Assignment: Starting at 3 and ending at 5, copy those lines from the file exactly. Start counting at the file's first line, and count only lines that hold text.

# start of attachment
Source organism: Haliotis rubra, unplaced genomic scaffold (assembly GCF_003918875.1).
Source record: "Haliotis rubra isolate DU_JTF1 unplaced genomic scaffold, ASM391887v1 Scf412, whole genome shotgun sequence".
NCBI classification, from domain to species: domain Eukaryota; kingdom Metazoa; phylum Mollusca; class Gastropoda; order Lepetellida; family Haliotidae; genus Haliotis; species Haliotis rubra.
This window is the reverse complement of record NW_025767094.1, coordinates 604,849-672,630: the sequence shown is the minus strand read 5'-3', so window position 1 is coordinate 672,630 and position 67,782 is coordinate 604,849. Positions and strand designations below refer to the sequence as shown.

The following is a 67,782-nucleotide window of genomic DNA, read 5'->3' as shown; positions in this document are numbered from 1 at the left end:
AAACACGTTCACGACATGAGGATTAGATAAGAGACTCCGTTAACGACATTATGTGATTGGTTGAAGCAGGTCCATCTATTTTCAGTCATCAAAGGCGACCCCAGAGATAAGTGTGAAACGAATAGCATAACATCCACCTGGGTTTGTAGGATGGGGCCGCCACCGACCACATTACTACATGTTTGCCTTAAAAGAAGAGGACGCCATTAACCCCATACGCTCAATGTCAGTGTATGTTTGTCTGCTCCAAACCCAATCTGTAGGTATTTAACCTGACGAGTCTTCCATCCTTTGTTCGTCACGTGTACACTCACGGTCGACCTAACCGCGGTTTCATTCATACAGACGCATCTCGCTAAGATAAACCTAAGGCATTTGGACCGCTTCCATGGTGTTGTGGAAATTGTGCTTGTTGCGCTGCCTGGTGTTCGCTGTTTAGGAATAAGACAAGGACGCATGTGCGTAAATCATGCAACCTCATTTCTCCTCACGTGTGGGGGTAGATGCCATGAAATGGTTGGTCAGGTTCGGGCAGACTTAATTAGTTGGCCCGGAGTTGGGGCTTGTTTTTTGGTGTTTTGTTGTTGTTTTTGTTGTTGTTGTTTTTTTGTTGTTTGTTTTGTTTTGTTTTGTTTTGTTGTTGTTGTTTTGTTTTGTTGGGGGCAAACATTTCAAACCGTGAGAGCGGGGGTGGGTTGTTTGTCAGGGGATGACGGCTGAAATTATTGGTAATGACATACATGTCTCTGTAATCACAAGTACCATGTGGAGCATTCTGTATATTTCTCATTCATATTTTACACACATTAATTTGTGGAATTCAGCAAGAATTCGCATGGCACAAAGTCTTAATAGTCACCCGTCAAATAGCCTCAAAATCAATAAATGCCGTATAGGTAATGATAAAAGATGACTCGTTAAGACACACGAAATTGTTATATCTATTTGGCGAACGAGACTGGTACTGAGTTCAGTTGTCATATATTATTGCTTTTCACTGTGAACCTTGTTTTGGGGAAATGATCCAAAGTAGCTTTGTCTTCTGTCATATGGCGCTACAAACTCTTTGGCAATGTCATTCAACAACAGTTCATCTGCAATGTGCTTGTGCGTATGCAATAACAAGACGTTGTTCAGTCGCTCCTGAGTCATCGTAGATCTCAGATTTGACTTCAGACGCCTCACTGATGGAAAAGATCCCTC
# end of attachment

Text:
NCBI classification, from domain to species: domain Eukaryota; kingdom Metazoa; phylum Mollusca; class Gastropoda; order Lepetellida; family Haliotidae; genus Haliotis; species Haliotis rubra.
This window is the reverse complement of record NW_025767094.1, coordinates 604,849-672,630: the sequence shown is the minus strand read 5'-3', so window position 1 is coordinate 672,630 and position 67,782 is coordinate 604,849. Positions and strand designations below refer to the sequence as shown.

The following is a 67,782-nucleotide window of genomic DNA, read 5'->3' as shown; positions in this document are numbered from 1 at the left end: